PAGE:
Gabbro is a type of igneous rock that often contains a fair amount of iron. In the 19th century it was an important source of iron in the eastern US. A variety called Baltimore Gabbro is commonly found in eastern Howard County.

Link: Geologic Map of Howard County


Gabbro Bridge

Gabbro Bridge
Mile: 19.4, spur 1.8 Date: Oct 2001
Ease: C View: NW
Area: A IC2:
Map: Ho 20 A 7 Topographic Maps

You can also hike in from the other (north) side to reach the Gabbro Bridge. Someone has kindly cobbled together a wooden handrail for the steep climb down to the river and look up to get this view.

Notice the unusual foundation construction which appears to be of poured concrete. When this bridge was built, the Savage Mill was still operational, and its dam held back the river to roughly the depth where the granite stones meet the foundation.

The historical picture linked below provides a distant view of the bridge that had been here, as well as the water at full height. It is the only picture of this railroad bridge that I've seen anywhere. The view is from downstream near the Savage Mill's dam, which is now in ruins.

Link to older picture: Pic


Mystery Structure

Mystery Structure
Mile: 19.4, spur 2.2 Date: Oct 2001
Ease: C+ View: NW
Area: A IC2:
Map: Ho 20 A 6 Topographic Maps

The ROW continues northward, hugging the west bank of the Little Patuxent River. Adjacent to the disused ROW and about midway between the Gabbro Bridge and Vollmerhausen Road stand these puzzling ruins which still tower about 10 feet high. Not seen in this picture is a parallel wall of equivalent height made of stone rather than concrete.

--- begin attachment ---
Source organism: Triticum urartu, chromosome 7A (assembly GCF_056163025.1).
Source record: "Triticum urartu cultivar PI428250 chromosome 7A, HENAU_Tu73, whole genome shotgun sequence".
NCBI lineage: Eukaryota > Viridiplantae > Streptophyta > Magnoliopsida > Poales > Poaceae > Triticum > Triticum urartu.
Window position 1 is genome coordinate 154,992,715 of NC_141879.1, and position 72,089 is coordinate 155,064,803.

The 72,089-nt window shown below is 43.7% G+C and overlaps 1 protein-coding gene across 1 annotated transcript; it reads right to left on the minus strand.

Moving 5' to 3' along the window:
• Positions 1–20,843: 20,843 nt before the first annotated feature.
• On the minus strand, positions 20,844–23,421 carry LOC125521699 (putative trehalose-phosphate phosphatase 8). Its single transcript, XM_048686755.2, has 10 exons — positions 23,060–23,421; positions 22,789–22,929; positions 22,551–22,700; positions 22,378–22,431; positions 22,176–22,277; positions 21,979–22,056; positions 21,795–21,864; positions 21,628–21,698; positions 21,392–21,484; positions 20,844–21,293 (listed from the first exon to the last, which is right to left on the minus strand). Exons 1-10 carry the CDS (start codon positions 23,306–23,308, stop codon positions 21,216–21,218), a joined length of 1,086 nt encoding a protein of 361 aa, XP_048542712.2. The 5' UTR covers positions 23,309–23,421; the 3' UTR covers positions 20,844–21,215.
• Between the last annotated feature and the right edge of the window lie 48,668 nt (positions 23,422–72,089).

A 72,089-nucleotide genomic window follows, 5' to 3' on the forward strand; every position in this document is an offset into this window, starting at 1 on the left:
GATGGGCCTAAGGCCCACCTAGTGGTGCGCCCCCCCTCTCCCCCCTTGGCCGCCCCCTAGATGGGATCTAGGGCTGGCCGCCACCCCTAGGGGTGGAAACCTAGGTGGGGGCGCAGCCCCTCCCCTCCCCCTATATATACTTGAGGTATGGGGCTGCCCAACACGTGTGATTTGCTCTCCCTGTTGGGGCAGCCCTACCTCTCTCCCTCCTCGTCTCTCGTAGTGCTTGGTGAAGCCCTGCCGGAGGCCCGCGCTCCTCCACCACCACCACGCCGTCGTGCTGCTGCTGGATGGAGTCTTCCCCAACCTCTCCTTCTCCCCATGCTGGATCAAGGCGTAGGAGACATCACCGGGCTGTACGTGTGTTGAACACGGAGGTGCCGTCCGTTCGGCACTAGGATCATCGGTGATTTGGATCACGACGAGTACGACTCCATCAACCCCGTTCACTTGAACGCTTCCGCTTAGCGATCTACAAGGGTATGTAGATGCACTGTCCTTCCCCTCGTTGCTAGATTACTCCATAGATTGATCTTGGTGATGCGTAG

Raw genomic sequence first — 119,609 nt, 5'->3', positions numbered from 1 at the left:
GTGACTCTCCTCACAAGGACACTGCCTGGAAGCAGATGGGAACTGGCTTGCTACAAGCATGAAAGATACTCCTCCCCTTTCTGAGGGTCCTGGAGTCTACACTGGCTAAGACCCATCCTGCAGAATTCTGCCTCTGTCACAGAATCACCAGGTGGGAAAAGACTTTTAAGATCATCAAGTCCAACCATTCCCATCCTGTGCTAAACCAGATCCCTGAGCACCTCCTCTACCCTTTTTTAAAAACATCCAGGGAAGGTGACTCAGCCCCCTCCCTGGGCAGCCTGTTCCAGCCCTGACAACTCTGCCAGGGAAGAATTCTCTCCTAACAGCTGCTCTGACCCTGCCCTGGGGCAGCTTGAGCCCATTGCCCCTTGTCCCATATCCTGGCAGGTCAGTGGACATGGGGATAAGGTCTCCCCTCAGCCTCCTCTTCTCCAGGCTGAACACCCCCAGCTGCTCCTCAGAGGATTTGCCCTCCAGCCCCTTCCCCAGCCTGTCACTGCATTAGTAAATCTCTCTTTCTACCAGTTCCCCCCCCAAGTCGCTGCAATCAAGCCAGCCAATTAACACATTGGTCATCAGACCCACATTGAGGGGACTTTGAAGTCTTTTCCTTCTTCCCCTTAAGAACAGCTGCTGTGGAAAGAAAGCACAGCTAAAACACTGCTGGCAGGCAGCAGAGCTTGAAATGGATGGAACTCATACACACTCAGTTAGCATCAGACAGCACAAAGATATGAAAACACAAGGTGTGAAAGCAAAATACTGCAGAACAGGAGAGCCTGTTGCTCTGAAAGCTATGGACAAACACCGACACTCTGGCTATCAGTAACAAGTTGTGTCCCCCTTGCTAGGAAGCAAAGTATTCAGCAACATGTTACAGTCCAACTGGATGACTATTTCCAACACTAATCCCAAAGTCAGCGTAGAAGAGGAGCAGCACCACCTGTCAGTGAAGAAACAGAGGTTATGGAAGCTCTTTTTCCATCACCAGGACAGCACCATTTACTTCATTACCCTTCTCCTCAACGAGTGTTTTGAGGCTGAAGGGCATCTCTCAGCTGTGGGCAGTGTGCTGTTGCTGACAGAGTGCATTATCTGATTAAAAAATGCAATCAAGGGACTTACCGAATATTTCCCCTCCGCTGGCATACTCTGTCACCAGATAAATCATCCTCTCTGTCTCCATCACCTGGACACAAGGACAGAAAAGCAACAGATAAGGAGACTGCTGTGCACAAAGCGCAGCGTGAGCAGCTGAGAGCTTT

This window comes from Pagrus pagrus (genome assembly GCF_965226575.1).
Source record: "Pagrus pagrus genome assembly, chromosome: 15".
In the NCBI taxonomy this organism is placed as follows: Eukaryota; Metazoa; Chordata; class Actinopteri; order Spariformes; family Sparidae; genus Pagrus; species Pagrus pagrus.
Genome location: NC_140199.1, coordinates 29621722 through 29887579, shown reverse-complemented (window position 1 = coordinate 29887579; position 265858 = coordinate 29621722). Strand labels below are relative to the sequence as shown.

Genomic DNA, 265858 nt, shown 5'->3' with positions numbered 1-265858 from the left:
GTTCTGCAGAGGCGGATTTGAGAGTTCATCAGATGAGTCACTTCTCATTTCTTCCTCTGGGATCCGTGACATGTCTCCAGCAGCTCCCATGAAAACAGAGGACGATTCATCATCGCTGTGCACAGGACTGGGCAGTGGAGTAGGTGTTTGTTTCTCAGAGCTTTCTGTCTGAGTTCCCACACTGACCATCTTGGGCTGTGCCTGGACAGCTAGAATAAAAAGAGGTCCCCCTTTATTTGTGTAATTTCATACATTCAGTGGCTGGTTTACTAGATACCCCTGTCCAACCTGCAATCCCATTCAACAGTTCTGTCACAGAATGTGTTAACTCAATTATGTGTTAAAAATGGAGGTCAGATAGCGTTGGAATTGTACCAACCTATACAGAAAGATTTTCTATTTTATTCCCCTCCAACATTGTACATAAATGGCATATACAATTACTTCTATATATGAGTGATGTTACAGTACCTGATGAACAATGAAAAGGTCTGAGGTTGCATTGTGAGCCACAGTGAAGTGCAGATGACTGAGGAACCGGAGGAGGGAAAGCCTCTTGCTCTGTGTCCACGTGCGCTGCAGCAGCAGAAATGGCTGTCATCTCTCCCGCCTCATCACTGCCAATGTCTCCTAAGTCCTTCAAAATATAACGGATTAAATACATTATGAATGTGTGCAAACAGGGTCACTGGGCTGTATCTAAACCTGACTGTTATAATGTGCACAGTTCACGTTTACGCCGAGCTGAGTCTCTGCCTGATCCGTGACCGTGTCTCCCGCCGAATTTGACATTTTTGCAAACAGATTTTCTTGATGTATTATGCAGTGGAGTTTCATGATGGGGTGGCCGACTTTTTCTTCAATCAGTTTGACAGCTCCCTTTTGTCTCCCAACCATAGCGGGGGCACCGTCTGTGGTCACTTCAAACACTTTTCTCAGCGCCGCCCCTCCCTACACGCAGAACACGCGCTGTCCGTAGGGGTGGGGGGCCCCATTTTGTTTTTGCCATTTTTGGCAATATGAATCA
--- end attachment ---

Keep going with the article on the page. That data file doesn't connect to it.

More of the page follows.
The proximity to the ROW implies it was involved in railroad operations. A coaling tower? This is a remote location for coaling.

Could this structure have been involved in water control for Savage Mill's dam system? This idea doesn't fit well either because the mill is about 1.5 miles downstream.

The nearby name of Gabbro (iron-rich rock) could indicate this site had been used for iron making.

Yet another possibility is one suggested by Herb Harwood, noted B&O historian, who wrote:

    "Steve - I can think of one other possibility for the Patuxent branch mystery, but it's a real long shot. Some time in the early 1900s the B&O planned a cutoff route around Baltimore, leaving the OML at Gorsuch and running generally NE roughly along the route of Old Court and Joppa Roads, to eventually meet the Phila. line at Van Bibber, MD (west of Edgewood). The idea was to bypass the congestion around the Baltimore terminal (especially the Howard St. tunnel) and reduce mileage for OML freight traffic going to/from points north of Baltimore. There also may have been vague plans to join this with the Washington branch. From what I've been told, some grading work was started at Gorsuch, but obviously not much was ever done with the plan.

    "And about the time of WWI the PRR had a plan to use this route jointly with the B&O. The PRR line (going from south to north) would leave its Washington line near Landover, swing NW north of Laurel, and follow the Little Patuxent north to meet the "new" B&O cutoff line at Granite. Perhaps -- just perhaps -- these structures were built as part of that plan."

Still more information comes courtesy Ken Skrivseth, a volunteer at the Laurel Historical Society which operates the Laurel Museum on Main Street: